On the 9th of January, the MAXXI National Museum of 21st Century Arts launched the international ideas competition "Grande MAXXI" with the ambition of laying the foundations for the future of the renown cultural institution originally designed by Zaha Hadid Architects. Following the transformations, evolution, research undertaken within the first 10 years of its life, the idea behind the competition was that of propelling the National Museum into the realms of sustainability, innovation and inclusion. In this interview we spoke with GICO’s founding partner, Giovanni Cozzani, to discuss the studio’s entry to the competition which, although did not secure the podium, explores noteworthy ideas around the designing for flexible art spaces which defy the generic and conventional white cube canon but rather are envisioned for an evolving and growing architecture which lies at the intersection between container and content.
KOOZ The competition “Grande MAXXI” envisions an extension for the MAXXI Museum designed by Zaha Hadid and completed in 2009. How does the project respond to Zaha’s heritage and the context of the Flaminio district?
GICO The project responds to Zaha’s legacy mainly through its volumetric definition. In line with the suggestions offered by the brief as a means of optimizing the site and in response to the maximation of interior flexibility requested by the program, the proposal could have developed as a rather boxed building. However, the project stems from a formal analysis of the immediate context of the Flaminio neighborhood which is characterized by a non-orthogonal grid defined by the trident of Viale Pinturicchio, Via Guido Reni and Viale del Vignola, and further enclosed by the curve of the Tiber river. The design for the Hadid MAXXI stemmed from similar considerations and was informed by two different axes with the ambition of reinforcing the connection between via Guido Reni and Piazza Mancini. Following in Zaha’s footsteps, our proposal for the Grande MAXXI was designed taking into consideration both the orthogonal blocks of Via Masaccio and the oblique axis of Via Poletti. The resulting triangular shape recalls some of the triangular blocks of the neighborhood (including the one that hosts GICO studio in Flaminio) whilst opening the block to a continuous green corridor establishing a connection with the adjacent green spaces.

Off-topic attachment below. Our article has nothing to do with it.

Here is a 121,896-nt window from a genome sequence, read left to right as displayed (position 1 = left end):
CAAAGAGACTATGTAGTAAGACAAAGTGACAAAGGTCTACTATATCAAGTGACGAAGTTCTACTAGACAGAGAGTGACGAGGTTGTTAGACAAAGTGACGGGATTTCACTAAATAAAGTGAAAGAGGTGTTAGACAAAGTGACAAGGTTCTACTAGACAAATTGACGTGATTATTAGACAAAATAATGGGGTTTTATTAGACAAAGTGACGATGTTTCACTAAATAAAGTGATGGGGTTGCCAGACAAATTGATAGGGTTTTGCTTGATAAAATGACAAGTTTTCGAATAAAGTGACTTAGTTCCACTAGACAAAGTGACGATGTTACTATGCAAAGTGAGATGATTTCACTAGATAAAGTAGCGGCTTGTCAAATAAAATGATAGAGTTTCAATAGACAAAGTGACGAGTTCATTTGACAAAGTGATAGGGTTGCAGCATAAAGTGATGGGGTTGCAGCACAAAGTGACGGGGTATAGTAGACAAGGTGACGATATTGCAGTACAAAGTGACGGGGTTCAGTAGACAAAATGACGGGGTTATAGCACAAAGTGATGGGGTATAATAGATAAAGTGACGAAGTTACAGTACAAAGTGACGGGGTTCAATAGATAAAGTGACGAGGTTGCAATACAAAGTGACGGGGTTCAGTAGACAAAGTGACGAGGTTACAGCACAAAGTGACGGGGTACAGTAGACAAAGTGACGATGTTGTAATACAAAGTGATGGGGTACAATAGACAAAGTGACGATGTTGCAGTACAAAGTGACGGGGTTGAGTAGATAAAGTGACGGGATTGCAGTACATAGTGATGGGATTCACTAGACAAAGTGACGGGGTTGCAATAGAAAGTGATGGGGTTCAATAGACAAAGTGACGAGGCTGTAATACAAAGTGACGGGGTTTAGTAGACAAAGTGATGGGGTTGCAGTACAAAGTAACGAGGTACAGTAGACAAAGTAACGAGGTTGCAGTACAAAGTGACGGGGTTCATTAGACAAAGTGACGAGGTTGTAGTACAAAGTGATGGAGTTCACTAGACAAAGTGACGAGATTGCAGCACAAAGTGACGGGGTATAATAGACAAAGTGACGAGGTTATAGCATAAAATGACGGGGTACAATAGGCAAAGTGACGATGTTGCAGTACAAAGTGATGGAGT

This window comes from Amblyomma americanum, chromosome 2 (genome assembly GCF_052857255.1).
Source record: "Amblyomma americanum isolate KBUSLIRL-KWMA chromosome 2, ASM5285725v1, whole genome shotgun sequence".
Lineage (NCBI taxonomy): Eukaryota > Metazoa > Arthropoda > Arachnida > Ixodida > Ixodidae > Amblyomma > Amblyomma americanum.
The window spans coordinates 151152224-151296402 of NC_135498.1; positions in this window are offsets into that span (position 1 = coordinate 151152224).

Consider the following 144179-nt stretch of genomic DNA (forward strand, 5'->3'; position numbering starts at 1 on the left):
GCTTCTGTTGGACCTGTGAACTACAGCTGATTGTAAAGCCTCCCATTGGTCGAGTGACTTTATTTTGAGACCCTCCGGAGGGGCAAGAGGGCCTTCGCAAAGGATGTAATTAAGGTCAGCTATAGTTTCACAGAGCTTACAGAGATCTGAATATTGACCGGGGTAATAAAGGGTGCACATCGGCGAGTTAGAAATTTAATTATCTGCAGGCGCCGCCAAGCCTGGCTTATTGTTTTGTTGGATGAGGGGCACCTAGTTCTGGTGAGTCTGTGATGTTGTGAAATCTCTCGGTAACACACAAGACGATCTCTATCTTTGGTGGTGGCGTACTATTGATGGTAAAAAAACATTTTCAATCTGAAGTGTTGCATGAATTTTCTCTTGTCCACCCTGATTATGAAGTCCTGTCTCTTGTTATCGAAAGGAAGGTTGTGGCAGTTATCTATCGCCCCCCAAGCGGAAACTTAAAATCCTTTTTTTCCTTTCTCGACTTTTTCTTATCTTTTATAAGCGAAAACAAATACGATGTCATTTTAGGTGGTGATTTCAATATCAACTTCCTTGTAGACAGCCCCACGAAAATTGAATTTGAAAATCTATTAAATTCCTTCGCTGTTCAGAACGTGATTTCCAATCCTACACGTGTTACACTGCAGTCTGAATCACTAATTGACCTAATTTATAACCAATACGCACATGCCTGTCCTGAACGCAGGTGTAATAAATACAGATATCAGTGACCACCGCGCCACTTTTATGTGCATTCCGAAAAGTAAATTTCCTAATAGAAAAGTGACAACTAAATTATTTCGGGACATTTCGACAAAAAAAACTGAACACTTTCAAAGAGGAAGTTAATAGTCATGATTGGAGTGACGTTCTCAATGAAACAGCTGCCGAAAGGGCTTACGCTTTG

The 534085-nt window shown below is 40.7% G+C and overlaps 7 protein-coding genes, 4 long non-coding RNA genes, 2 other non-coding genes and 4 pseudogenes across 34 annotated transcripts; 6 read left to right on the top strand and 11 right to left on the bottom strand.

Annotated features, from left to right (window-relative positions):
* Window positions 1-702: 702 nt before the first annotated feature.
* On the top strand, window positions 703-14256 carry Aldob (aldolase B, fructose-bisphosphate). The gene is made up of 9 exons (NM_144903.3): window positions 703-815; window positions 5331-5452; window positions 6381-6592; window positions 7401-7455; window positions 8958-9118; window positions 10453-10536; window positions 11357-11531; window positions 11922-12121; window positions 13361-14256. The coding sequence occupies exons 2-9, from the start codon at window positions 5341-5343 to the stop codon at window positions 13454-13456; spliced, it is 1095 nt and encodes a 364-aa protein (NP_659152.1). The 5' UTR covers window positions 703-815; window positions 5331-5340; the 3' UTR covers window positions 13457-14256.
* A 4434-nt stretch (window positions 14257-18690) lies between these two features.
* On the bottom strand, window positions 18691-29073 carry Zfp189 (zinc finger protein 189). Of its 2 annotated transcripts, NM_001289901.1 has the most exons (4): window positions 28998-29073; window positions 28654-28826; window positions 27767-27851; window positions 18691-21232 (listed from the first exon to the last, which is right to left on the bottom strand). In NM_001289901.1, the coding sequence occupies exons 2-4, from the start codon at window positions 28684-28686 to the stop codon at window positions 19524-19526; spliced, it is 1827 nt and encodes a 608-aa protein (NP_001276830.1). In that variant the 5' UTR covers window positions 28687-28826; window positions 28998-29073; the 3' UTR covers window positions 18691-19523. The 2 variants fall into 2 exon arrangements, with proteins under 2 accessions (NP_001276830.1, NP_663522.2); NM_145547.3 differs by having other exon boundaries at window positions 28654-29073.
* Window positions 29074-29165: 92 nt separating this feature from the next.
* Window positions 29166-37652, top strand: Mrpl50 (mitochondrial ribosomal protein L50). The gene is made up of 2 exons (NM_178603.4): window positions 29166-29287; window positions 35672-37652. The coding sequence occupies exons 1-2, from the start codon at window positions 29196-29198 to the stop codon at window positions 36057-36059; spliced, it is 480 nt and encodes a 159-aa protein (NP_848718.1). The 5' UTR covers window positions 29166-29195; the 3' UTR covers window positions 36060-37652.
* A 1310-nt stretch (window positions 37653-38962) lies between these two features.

KOOZ Rather than developing as a single artefact, the proposal is articulated through two volumes. What informed this decision? How does the programmatic distribution develop within these two volumes?
GICO To complete the green strip of the surrounding landscape, the brief outlined the necessity for a two- or three-story building with a green rooftop terrace. When analyzing this requirement we encountered a few critical points, especially in relation to the lack of connection — both visual and functional — that this would entail between the rooftop terrace and the ground floor garden. To this end, we thought it more effective to split the rooftop into two distinct terraces: a green one, on the first floor which would be easily accessible from the street level, and a mineral one, on the top of the triangular volume which could act as a space for outdoor events or exhibitions. The shorter volume which featured the green terrace, was then treated with a different materiality for visual coherence with the surrounding landscape. The result is a series of outdoor spaces with different qualities that gradually climb up the mass of the building. This configuration was also useful when developing the programmatic distribution as the large ground floor art deposits benefitted from a more generous rectangular plan obtained by the combination of the two volumes, while the labs and didactic classrooms hosted within the upper floors took advantage from the presence of the two terraces.
The proposal thus challenges the notion of flexibility in respects to the stereotyped connotation of the generic space and rather explores it through time.
KOOZ Through the choice of materials and their structural properties as well as the systems used, the proposal is designed and structured around the attribute of flexibility and change. How does the project understand and challenge the potentially shifting role and programme of a museum in the coming future?
GICO We believe in the importance attributed to the quality of space as achieved through specific geometrical definition. The proposal thus challenges the notion of flexibility in respects to the stereotyped connotation of the generic space and rather explores it through time. Instead of designing a flexible system of interior movable partitions, the proposal features bearing concrete walls which unequivocally allocate a specific function to each space whilst focusing on the potential future growth of the building. As the very need for this building was based on the lack of space of the museum after only few years of life and, expecting the need for even more space in few years, the top floor is configured as a potentially growing entity with the crowning “billboard” acting as a perimeter for this growth. To this end, the structure of the last floor is lighter and features a flexible steel frame system to enable the addition of one or more additional levels.